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From "Alexis Willemyns" <alexiswillem...@gmail.com>
Subject Re: JEUT Champion Recruitment
Date Fri, 16 May 2008 13:30:30 GMT
So, with the solution of "hibernate.hbm2ddl.auto=validate", you don't need
to write a unit test? If it's the case, the JEUT framework doesn't have any
sense. I will test this solution!

2008/5/16, James Carman <james@carmanconsulting.com>:
>
> This sort of thing should be built into the ORM vendor's
> implementation.  It is with Hibernate.  If you set
> hibernate.hbm2ddl.auto=verify, it will make sure the database is set
> up correctly based on the mapping settings your application specifies.
>
> On Fri, May 16, 2008 at 7:22 AM, Alexis Willemyns
> <alexiswillemyns@gmail.com> wrote:
> > No I don't think it. The goal is not to test the implementation
> (Hibernate,
> > Toplink, or another one...) of the JPA specification!
> >
> > Imagine the next case. You have a database engineer, who is for example a
> > Oracle specialist, and you have a backend developper. The db engineer has
> > the responsability to create manually the the db and the associated
> tables.
> > On another side, the backend developper is responsible of the devolpment
> of
> > entities (pojos) and he must use the JPA specification. So he will add
> > annotations like @Entity, @Id, @Column, etc...
> >
> > Now the backend developer wants to check that his mapping matches with
> the
> > work of the db engineer. For example, if he defined a column 'name', he
> want
> > to ensure that there is a column 'name' defined by the db engineer, that
> the
> > length is the same, that the unique and nullable factors are the same,
> and
> > so on... If he want to do that, he must write a unit test, and in this
> test,
> > persist an instance of the entity, and see if there is an error reported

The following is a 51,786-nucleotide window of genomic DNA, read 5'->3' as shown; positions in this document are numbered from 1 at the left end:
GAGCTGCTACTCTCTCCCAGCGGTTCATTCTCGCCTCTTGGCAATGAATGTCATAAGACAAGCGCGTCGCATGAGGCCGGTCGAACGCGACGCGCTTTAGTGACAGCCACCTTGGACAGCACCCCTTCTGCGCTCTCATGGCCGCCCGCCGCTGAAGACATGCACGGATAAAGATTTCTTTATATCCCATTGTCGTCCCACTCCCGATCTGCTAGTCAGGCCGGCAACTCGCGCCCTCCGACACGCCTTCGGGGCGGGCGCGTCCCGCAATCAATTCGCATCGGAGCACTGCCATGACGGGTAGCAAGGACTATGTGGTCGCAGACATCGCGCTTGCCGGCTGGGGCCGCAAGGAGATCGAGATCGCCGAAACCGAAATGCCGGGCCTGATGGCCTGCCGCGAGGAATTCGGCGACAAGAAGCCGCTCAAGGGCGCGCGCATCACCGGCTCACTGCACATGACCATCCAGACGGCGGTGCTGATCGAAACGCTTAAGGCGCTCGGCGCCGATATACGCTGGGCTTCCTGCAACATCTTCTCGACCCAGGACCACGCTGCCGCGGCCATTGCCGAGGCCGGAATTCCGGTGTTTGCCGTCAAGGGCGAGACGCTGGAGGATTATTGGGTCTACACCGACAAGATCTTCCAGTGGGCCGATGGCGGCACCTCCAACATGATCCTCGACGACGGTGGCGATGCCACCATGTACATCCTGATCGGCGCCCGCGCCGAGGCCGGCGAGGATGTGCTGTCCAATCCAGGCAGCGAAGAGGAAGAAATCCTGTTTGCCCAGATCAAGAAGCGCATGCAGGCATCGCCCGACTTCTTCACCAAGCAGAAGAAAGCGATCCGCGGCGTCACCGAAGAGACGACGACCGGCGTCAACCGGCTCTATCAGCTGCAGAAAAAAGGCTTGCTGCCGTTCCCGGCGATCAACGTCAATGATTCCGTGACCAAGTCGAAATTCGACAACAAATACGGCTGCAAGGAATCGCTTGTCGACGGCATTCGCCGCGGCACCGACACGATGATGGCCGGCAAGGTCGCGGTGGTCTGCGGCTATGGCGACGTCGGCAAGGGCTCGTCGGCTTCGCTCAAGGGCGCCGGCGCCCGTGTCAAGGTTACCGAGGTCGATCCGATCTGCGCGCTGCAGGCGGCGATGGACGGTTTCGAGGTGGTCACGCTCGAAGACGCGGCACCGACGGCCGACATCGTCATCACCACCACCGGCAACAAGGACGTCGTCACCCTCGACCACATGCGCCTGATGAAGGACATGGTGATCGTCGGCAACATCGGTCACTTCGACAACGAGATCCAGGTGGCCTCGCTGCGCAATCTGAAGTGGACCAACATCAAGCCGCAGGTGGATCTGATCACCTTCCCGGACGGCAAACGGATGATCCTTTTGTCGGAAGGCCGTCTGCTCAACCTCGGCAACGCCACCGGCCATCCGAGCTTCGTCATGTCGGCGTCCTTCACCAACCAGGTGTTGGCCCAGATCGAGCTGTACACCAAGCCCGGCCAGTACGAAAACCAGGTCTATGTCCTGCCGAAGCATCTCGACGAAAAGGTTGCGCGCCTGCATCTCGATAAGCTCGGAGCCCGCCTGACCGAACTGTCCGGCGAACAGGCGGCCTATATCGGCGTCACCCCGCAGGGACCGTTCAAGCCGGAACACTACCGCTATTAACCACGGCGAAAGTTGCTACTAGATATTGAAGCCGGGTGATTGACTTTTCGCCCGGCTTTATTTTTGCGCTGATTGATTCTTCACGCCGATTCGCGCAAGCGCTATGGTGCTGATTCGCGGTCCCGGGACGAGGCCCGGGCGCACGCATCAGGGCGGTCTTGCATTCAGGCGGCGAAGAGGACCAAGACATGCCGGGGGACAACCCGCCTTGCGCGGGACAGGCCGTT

> by
> > the JPA implementation. JEUT does the job for you.
> >
> > When you said that it will be good that the framework makes sure that the
> > class has the @Entity annotation, etc,... all these errors will be
> throwed
> > by the JPA implementation. The goal is not to have an integration test,
> or
> > to test the JPA implementation, but it's to check the synchonization
> between
> > the Java pojos (entities) and the physical tables. If the  'name' column
> is
> > defined as nullable=false via an JPA annotation, we want to be sure that
> in
> > the table defined by the db engineer, the column is defined with
> null=false.
> > So for this, in the automated tests of JEUT, an entity with the 'name'
> field
> > value set to null is persisted and an exception is expected. If there is
> > catched exception (throwed by the persistence implementation), the test
> is a
> > real success. But if there is no catched exception, it means that the db
> > engineer didn't define the column with null=false, and the test fails!
> >
> > Here is another example. In JPA, you can create date, time and timestamp
> via
> > @Temporal annotation. If the backend developer defines a column with
> > temporal type as date and the db engineer defines the column with time
> type,
> > all the information about the day, the month and the year are lost. So
> JEUT
> > tests the matching for the dates, and will find the previous error of
> > mapping.
> >
> > JEUT is compatible all db server, the framework will use the
> > META-INF/persistence.xml defined in the test source folder in the
> > application of the user. So the user can test with the oracle db, hsqldb,
> > derby, mysql,...
> >
> > It's not easy to explain!
> >
> > Is it more clear?
> >
> > Alexis
> >
> > 2008/5/16, James Carman <james@carmanconsulting.com>:
> >>
> >> At that point, aren't you just testing that the ORM implementation
> >> "works"?  Wouldn't it be better to make unit tests that test the
> >> values of the annotations at runtime?  Stuff like:
> >>
> >> 1.  Make sure class X has the @Entity annotation.
> >> 2.  Make sure its "id" property has the @Id annotation.
> >> 3.  Make sure the getter for property "foo" has the @Basic annotation
> >> marking it as required.
> >> 4.  Make sure the getter for property "foo" has the @Column annotation
> >> making it saved in the "FOO" column with length 255
> >>
> >> If you want to test that the data is actually getting to the database,
> >> I'd argue that isn't really a unit test, but an "integration test."
> >> Now to test queries you write, you'd probably want to use something
> >> like HSQLDB to make sure you're getting back the correct data (load
> >> some known test data before running tests of course).
> >>
> >> On Fri, May 16, 2008 at 6:27 AM, Alexis Willemyns